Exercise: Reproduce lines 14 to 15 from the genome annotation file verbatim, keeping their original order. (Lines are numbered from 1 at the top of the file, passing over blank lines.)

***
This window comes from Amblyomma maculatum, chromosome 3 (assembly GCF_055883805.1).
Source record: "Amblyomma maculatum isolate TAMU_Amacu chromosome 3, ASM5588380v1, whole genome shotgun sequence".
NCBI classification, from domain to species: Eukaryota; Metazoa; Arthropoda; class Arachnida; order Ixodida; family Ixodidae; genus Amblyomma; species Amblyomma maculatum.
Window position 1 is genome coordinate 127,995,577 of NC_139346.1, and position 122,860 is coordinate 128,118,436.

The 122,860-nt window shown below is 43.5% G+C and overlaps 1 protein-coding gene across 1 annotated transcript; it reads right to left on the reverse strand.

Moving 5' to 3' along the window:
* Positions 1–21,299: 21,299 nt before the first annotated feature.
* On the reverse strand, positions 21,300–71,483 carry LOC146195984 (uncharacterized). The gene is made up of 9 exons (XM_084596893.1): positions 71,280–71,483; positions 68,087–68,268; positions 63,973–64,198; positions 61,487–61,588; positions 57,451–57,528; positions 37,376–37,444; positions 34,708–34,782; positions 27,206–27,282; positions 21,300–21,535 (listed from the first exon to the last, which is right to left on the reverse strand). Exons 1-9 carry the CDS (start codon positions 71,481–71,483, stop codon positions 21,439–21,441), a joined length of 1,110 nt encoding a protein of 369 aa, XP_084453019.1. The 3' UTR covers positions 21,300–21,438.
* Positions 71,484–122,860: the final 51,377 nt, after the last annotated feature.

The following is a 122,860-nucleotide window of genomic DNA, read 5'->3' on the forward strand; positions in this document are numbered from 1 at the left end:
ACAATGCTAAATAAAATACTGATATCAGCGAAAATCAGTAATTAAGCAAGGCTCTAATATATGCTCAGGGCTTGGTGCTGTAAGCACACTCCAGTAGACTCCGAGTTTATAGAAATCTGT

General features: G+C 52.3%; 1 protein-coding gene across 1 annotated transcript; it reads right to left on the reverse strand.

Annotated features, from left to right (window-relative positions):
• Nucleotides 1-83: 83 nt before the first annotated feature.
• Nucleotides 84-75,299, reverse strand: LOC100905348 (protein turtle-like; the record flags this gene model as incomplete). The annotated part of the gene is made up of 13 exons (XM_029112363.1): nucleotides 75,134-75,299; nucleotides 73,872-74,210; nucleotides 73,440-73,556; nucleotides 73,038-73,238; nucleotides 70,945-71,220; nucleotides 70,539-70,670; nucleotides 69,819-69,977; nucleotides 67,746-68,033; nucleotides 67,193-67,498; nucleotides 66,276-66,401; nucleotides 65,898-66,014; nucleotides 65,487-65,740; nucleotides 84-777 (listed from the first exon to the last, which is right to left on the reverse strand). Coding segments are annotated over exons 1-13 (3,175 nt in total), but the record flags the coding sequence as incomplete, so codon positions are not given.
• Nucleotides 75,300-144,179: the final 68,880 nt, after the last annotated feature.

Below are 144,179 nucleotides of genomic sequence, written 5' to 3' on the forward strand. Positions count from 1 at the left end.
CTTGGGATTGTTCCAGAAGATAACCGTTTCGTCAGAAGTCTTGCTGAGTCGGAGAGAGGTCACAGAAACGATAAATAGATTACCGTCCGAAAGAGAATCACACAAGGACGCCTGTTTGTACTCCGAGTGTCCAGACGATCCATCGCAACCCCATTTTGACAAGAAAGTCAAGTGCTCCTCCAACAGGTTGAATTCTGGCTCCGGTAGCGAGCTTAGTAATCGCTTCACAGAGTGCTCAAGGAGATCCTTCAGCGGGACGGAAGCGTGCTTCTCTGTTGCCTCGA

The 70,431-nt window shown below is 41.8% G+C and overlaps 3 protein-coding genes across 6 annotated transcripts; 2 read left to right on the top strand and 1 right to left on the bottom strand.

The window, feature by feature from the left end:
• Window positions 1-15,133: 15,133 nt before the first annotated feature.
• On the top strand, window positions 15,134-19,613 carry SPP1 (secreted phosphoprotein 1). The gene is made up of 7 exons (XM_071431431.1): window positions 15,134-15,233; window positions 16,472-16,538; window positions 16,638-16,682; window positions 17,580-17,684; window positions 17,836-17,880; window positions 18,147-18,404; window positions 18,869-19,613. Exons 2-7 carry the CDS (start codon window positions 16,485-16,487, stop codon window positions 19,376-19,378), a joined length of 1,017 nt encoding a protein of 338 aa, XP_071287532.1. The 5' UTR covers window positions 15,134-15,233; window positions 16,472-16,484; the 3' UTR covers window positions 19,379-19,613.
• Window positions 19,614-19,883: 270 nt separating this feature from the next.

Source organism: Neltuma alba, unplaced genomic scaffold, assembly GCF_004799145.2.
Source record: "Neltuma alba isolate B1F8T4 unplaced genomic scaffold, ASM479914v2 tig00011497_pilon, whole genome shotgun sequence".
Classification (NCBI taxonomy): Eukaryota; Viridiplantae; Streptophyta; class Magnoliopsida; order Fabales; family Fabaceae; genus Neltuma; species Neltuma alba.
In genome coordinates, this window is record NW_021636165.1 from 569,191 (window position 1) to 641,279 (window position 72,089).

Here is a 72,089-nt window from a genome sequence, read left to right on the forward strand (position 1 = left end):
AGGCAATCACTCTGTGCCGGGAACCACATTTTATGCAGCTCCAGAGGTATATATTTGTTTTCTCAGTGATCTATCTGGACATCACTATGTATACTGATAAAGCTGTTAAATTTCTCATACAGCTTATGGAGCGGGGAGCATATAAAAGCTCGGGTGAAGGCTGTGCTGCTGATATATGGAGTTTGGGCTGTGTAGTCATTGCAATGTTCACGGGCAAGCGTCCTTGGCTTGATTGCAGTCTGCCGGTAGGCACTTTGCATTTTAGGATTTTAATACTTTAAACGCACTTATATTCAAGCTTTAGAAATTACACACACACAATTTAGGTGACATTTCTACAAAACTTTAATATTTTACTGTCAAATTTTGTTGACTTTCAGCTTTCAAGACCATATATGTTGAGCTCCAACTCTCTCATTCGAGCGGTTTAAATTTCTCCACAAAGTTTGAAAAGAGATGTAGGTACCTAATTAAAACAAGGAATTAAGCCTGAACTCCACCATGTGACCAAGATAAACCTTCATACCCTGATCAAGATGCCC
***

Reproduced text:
• Nucleotides 1-83: 83 nt before the first annotated feature.
• Nucleotides 84-75,299, reverse strand: LOC100905348 (protein turtle-like; the record flags this gene model as incomplete). The annotated part of the gene is made up of 13 exons (XM_029112363.1): nucleotides 75,134-75,299; nucleotides 73,872-74,210; nucleotides 73,440-73,556; nucleotides 73,038-73,238; nucleotides 70,945-71,220; nucleotides 70,539-70,670; nucleotides 69,819-69,977; nucleotides 67,746-68,033; nucleotides 67,193-67,498; nucleotides 66,276-66,401; nucleotides 65,898-66,014; nucleotides 65,487-65,740; nucleotides 84-777 (listed from the first exon to the last, which is right to left on the reverse strand). Coding segments are annotated over exons 1-13 (3,175 nt in total), but the record flags the coding sequence as incomplete, so codon positions are not given.